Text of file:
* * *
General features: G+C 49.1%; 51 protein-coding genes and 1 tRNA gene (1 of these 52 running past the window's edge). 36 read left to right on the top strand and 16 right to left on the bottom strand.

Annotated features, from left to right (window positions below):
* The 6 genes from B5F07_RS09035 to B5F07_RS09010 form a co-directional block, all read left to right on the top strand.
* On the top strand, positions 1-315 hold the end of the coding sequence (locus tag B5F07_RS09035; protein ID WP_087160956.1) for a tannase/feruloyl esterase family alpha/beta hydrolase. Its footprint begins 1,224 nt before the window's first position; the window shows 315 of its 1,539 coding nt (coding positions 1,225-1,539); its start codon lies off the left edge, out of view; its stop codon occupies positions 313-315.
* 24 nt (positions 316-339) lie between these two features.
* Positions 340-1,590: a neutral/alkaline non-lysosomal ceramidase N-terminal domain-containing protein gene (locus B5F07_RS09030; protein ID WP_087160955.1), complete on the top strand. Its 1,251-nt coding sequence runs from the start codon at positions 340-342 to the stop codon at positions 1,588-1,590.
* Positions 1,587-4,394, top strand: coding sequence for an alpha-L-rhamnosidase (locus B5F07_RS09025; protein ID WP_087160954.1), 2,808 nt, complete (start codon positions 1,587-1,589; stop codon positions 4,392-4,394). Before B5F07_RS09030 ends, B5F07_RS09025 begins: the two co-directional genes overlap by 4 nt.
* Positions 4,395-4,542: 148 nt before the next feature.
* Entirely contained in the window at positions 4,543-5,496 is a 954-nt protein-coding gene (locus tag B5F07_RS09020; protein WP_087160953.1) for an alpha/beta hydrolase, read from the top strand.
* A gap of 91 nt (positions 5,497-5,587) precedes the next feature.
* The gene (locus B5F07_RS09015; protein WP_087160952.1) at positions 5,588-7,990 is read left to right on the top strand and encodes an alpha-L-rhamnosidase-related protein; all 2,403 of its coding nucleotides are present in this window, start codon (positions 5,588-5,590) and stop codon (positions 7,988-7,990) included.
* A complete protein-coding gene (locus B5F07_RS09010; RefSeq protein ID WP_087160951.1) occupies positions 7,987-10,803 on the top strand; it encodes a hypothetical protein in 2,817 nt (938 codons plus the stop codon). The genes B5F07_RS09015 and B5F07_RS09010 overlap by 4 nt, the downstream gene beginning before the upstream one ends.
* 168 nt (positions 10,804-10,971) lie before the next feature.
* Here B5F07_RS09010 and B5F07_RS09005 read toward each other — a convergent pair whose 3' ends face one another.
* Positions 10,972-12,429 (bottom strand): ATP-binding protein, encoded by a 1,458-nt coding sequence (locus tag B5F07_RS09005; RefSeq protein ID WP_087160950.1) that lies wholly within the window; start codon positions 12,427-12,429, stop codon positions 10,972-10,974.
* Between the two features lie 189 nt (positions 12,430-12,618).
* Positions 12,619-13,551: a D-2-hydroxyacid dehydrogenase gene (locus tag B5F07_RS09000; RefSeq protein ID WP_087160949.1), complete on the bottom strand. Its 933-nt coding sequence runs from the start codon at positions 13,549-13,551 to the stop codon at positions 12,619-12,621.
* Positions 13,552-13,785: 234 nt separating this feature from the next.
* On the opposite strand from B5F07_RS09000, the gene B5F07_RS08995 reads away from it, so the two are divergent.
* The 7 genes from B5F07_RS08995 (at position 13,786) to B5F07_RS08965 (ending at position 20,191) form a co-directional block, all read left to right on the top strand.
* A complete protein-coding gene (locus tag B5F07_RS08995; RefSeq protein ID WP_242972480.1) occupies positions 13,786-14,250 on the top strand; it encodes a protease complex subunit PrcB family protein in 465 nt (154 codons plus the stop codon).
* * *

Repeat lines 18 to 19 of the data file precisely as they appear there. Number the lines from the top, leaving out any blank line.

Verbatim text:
* Positions 13,552-13,785: 234 nt separating this feature from the next.
* On the opposite strand from B5F07_RS09000, the gene B5F07_RS08995 reads away from it, so the two are divergent.